The Painters Guild is another boring professionals organisation, that trains apprentices, and organizes a feast&dance celebration once a year, plus the usual small politicking.
And as you surely expect now, it is a facade.
The “Shadow” or “the Night” is a power that many fear, said to have fanatical followers, delighting in terrible rituals, but luckily living in remote areas, where they stalk upon unwary travellers, etc, etc, etc.
Followers of the Shadow are Illusionists; there lies their main power. While they are all priests to a little degree, they are really wizards, common magic-users. Since there are so few believers, their god has little of mortal magic to give back. They gain no special powers, but they know that sometimes… if an illusion is particularly well-created, or its creator in great need, their god may transfer some power into it, making it more… REAL. If an illusion cannot really harm anyone, it could then, or it could gain actually a mind of its own, or last much longer, and be surprisingly hard to see through.
The Painters Guild is their cover, a way to find new students. As shown above, they search mainly among the poor folk, a coin disguised with a crude illusion may suffice. Few people manage to look past it, and if it is placed well, talented children may be found. (Needs some means of spying though.) Later come the recruiters, they simply let children paint something, and offer them teaching if their paintings are interesting (or are marked as having potential). And what parent would deny its child basic education, learning a trade, complete with food and lodging, with a possibly great future?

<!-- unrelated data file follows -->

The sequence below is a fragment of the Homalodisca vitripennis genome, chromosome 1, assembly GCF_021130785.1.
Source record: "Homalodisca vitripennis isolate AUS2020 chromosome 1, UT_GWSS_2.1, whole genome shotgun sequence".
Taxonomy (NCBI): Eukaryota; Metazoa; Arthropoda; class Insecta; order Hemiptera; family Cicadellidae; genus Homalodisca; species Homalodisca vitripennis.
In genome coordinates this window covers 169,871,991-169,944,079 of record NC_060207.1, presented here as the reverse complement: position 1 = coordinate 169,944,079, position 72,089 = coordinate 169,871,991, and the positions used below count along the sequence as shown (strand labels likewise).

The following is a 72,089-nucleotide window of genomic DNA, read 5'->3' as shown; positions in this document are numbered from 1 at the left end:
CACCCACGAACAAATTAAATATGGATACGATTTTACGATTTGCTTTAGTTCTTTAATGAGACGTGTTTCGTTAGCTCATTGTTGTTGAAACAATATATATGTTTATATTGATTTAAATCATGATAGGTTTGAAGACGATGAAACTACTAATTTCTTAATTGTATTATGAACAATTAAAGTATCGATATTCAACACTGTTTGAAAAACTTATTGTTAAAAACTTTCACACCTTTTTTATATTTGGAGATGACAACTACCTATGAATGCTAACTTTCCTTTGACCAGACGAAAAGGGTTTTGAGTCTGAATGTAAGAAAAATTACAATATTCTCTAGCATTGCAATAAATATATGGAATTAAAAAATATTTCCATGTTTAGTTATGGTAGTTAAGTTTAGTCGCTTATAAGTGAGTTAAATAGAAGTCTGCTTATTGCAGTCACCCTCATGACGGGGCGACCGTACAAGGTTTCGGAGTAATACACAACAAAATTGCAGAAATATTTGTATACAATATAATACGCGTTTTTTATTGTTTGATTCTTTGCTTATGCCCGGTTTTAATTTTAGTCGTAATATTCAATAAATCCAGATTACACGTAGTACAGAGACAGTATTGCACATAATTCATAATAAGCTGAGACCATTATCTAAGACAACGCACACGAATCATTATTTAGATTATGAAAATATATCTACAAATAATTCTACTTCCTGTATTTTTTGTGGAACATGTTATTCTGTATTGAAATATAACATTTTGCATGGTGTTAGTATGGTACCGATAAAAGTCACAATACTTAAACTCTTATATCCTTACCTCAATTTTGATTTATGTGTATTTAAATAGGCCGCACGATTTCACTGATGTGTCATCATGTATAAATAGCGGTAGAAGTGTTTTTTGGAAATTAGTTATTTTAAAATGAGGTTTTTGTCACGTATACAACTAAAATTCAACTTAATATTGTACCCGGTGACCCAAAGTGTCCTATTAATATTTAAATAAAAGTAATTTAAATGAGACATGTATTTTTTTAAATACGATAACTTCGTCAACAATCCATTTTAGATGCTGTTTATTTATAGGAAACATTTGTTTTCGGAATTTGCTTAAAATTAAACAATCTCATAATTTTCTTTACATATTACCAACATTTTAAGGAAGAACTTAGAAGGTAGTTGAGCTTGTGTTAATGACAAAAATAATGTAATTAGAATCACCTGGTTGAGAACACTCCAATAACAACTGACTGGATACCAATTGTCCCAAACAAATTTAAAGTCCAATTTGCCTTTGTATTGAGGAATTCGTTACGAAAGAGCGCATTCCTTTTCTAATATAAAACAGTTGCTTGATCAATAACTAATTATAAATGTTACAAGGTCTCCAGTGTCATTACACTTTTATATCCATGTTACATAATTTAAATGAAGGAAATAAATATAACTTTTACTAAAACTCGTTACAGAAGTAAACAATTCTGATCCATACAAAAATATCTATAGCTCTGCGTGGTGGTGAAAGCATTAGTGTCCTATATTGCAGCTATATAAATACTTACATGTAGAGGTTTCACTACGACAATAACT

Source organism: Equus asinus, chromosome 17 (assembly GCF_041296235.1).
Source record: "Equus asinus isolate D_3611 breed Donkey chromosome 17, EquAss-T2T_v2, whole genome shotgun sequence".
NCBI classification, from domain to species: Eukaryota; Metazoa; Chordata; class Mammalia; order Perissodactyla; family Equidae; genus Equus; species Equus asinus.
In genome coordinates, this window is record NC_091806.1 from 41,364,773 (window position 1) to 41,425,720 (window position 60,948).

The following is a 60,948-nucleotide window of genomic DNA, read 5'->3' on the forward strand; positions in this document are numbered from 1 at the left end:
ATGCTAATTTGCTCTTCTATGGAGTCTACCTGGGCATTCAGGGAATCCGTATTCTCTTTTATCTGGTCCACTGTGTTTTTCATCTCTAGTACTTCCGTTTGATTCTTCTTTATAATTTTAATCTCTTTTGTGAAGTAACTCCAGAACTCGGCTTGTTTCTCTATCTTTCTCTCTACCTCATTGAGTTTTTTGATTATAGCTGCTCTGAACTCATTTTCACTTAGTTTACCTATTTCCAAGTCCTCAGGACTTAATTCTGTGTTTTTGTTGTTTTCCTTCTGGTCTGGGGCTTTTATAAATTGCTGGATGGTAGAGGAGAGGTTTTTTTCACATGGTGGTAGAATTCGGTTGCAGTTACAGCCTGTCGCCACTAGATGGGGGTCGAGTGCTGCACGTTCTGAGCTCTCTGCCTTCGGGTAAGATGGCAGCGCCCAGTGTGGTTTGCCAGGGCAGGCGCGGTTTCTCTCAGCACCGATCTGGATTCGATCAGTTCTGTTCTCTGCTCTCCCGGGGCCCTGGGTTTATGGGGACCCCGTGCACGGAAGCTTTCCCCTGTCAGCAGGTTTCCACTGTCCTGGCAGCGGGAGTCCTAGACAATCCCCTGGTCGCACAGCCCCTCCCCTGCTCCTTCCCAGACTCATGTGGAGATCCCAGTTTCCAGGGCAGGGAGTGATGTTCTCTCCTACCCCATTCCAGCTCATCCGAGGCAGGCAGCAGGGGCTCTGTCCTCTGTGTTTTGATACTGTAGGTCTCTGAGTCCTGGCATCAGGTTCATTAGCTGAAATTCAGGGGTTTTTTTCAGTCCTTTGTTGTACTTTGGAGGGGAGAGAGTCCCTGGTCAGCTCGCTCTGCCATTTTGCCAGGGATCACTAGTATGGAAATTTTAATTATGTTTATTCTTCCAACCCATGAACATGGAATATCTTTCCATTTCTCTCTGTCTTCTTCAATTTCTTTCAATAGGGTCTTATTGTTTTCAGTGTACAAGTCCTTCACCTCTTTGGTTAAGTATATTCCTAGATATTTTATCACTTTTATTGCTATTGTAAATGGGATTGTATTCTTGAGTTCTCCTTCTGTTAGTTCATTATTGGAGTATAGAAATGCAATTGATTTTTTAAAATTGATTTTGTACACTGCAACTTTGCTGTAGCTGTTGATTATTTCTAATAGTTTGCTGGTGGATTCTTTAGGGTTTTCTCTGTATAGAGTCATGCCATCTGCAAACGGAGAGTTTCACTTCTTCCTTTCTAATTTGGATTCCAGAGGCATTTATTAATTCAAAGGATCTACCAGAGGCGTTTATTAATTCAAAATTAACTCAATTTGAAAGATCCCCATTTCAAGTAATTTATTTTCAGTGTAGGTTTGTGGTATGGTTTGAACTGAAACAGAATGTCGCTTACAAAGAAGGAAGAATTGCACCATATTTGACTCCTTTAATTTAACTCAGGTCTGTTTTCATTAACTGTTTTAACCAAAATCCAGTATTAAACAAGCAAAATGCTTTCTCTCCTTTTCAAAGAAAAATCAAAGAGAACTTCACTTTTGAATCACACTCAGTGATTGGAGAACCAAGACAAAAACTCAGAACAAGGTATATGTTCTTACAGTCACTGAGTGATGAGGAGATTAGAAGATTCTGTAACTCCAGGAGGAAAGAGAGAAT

Painting (or drawing) wasn’t chosen accidentally. An artistic pursuit, it teaches one the need for details, to look carefully on the world around, and other things important for creating illusions. Throughout the study, they are carefully selected, and later offered another kind of training.
Many of them become good, or at least mediocre artists, that can sell their works with some success, and a little illusion can make their works seem even better, for a while.
Their morals are, well, somewhat dubious. While they strongly reject stealing, they argue that lost things belong to no one, and can be therefore safely claimed. Some actually try to arrange for things to “get lost” or “forgotten”, and take them, but that is discouraged. The problem is that the loosing person must know the object is lost.